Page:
FOLLOW YOUR POWER AMPERAGE GUIDE USAGE
It would be beneficial to take a few minutes and see how many amps you could be using in your RV's 30 or 50 amp electrical system. It is surprising how fast the amps add up which causes your breaker or the RV park's bcreaker to "trip". Knowing the amps of all the electrical appliances in your RV can help you manage electrical use aqnd prevent the inconvenience of "My electricity went out". This list is the typical appliance used and the average amps required to operate them
Air Conditioner 15-17 amps
Refrigerator 5.7 amps
Electric Water Heater 12.5 amps
Microwave Oven 12.8 amps
Electric Coffee Pot 9 amps
Toaster 10 amps
Hair dryer 10 amps
TV 2 amps
Dirt Devil Hand Vacuum 2 amps
Electrical Power Converter 6-8 amps
Electric Fry Pan 10 amps
Iron 10 amps
Food Processor 6 amps
Crock Pot 1.5 amps
Heating 0.5 amps
1,100 Watt Heater 10 amps
In the morning - If you start your air conditioner and the hot water heater is on, then you start your coffee pot, make some toast, watch some TV - you are pulling 50 amps when all appliance are operating at maximum, If you also cook something in the microwaave at the same time - LOOK OUT! Most RV's have a switch so you can run only the microwave or the wter heater at one time. HOWEVER, NOT ALL RVS HAVE THIS FEATURE.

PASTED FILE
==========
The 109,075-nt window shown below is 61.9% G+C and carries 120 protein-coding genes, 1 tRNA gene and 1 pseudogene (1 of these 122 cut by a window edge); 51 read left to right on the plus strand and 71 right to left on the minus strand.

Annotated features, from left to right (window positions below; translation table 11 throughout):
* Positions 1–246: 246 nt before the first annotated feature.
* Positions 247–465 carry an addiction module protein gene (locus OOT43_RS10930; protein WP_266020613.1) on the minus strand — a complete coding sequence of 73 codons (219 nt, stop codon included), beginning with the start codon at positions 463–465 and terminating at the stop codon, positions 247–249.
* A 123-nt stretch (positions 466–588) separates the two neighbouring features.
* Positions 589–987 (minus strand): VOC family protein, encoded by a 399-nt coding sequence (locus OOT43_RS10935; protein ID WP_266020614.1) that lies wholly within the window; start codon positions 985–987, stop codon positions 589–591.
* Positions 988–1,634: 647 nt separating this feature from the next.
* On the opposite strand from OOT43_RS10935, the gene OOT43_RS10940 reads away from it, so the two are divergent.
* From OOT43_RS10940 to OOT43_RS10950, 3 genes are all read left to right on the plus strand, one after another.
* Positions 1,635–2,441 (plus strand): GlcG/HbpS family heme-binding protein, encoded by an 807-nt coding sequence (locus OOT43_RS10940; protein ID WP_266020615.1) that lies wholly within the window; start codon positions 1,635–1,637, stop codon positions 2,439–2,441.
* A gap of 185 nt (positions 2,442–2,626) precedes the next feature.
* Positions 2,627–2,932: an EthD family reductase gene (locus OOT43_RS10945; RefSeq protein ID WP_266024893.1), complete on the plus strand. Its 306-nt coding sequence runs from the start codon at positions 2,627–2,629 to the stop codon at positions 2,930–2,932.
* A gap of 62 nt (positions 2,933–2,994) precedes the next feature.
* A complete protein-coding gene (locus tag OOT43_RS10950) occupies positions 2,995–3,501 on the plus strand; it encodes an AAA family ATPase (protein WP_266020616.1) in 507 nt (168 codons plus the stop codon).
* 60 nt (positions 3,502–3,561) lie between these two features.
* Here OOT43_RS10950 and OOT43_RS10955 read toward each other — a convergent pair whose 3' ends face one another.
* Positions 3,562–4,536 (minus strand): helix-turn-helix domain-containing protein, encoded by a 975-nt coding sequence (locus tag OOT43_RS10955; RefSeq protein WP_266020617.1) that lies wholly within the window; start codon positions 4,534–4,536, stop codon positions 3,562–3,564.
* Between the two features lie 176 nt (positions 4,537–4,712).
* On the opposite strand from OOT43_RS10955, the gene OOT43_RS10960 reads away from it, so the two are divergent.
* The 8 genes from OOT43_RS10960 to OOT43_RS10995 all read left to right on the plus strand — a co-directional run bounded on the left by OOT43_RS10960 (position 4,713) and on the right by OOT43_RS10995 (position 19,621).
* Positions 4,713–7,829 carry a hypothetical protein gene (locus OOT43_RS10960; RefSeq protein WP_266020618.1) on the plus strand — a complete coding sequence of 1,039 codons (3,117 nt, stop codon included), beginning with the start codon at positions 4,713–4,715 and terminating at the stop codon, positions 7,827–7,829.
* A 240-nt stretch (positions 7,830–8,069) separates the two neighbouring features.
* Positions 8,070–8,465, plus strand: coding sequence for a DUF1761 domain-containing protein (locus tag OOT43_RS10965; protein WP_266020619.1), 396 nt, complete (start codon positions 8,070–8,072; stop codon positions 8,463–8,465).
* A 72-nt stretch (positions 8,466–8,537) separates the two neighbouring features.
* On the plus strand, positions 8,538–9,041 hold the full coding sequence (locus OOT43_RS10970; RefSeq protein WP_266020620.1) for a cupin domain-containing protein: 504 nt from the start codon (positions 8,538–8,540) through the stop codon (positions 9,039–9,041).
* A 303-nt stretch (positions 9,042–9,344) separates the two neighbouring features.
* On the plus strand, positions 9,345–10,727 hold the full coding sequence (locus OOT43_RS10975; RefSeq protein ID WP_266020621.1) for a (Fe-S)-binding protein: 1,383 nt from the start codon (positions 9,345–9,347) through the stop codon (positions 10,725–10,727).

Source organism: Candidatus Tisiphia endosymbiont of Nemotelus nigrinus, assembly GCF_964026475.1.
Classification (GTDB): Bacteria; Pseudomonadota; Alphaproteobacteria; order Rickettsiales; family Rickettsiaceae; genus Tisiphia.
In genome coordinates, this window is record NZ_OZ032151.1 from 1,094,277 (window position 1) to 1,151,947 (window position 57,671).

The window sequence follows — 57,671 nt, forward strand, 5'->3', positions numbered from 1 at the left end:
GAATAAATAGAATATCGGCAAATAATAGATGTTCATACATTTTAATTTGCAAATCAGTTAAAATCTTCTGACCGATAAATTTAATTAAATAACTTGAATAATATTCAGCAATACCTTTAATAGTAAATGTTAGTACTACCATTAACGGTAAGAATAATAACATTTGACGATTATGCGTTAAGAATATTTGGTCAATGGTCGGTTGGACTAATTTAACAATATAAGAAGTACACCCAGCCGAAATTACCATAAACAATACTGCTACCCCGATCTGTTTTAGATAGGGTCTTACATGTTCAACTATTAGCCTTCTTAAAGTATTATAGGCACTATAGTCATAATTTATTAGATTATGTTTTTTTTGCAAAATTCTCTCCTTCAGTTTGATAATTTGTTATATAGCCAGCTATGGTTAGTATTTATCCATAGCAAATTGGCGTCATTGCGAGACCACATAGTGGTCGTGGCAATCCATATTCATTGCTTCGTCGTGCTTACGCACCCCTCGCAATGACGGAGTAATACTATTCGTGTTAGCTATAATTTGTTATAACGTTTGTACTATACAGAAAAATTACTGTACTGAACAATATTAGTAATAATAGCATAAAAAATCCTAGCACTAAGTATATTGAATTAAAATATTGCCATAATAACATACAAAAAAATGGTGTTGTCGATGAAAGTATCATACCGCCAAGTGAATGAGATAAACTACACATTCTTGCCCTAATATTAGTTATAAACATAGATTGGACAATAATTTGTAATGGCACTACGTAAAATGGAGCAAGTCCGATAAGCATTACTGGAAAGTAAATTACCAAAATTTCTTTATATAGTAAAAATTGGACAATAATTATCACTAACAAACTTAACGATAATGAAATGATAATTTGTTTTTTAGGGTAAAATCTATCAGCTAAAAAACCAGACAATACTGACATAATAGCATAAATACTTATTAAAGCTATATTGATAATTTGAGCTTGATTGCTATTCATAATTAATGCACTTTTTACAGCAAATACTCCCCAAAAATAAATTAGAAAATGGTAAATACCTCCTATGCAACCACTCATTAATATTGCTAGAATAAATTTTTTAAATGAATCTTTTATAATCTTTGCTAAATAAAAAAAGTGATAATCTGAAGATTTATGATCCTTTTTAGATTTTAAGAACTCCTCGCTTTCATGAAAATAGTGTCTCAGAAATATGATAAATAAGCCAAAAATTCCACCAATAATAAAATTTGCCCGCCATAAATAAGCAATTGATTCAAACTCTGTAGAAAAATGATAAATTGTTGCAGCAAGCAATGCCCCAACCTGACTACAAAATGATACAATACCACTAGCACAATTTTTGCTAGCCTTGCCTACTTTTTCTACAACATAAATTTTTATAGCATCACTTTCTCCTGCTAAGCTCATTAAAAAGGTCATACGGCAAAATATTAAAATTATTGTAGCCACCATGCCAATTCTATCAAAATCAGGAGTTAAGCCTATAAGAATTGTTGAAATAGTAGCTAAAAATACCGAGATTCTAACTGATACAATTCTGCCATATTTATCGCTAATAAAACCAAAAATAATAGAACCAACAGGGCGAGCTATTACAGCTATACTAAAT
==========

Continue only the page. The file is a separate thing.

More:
Most electrical products show how many watts or amps it takes to operate the appliance printed on the product itself or on the instructions. It itd shows the watts - divide the watt by 120 (volts).
It is worth your time to take an inventory on the "amps" each of your electrical appliances uses, then you can manage your total usage at one time and this greatly reduces the "My electricity went out!" anxiety!